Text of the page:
We have been working with the participants in this pilot to help them display the BBFC's age ratings on their music videos on YouTube. These ratings are in addition to the controls we already provide on YouTube including the ability for uploaders to add
age warnings to videos and a restricted mode.
Government and industry are also working together to look at how lessons learned in the UK could help international partners who share our concerns to adopt a similar approach.
Offsite Article: The Telegraph recommends the top 7 outrage generating music videos
The Telegraph has run a piece that the Daily Mail would be proud of. An article seemingly bemoaning that some of the most outrageous music videos that will escape the BBFC music censors due to them not being British. And of course the Telegraph glories
in its lurid descriptions of the video with lots of illustrations of the best bits.
And for the record, the recommended music videos are:
Ed Vaizey, the Tory culture minister, has pledged to try and convince international partners to adopt the British idea of
providing age ratings for music videos on the likes of YouTube.
Currently videos from foreign, and in particular American companies, are unrated on Youtube.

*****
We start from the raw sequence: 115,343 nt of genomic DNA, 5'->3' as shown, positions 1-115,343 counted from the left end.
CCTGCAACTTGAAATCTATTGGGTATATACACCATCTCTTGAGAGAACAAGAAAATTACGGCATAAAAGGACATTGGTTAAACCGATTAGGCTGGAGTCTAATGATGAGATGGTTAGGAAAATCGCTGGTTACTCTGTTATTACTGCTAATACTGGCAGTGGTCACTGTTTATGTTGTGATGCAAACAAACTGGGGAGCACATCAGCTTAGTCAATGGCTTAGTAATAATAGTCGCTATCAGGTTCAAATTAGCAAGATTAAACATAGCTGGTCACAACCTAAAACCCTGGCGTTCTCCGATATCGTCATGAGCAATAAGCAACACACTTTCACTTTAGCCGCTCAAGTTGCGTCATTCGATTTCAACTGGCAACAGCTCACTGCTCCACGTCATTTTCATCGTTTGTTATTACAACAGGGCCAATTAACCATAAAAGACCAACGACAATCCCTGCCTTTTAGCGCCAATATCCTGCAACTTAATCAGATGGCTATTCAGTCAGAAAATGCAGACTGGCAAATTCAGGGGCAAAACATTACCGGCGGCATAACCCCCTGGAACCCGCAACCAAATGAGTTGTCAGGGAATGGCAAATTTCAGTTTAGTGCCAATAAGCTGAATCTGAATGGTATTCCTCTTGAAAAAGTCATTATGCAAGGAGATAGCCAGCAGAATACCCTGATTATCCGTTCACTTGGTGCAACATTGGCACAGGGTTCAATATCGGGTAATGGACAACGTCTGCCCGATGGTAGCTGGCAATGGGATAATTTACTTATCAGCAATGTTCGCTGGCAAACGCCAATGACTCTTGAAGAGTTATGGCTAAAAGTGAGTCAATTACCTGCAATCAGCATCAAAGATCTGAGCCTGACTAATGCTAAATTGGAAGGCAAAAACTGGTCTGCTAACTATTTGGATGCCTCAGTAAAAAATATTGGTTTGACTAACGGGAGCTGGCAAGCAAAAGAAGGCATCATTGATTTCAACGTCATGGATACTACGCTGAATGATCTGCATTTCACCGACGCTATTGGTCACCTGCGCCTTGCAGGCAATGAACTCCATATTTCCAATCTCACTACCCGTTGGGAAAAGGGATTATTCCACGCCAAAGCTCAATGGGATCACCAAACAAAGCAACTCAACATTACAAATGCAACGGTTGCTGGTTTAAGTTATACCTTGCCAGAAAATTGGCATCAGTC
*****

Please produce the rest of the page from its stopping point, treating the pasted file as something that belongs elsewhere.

Online music videos from the British arms of Universal Music, Sony Music and Warner Music are submitted for age BBFC ratings if they meet a long list of specifications under which they would qualify for a 12, 15 or 18 rating.
The current system means that while UK-made music videos which are only suitable for adults (of which there are hardly any) are captured by online parental filters, those produced in America are not.
Mr Vaizey revealed that the government will attempt to convince Britain's global allies to adopt the ratings system when challenged in a parliamentary written question. Vaizey said:
We were pleased therefore to announce recently that the industry and the BBFC were putting their online music videos ratings scheme on a permanent footing and extending it to include videos produced in the UK by independent labels, as well as by major UK
We welcome this voluntary action by industry and will now be looking at how the lessons learned in the UK could help international partners adopt a similar approach.
Government is committed to working with labels and platforms towards seeing age rating on all online music videos.
In fact there are hardly any music video that have been rated 18. More typically videos are rated 12 or 15 for strong language. And of course such language is notably difficult to encode into international standards.
Definitely a policy more about politicking than practicality.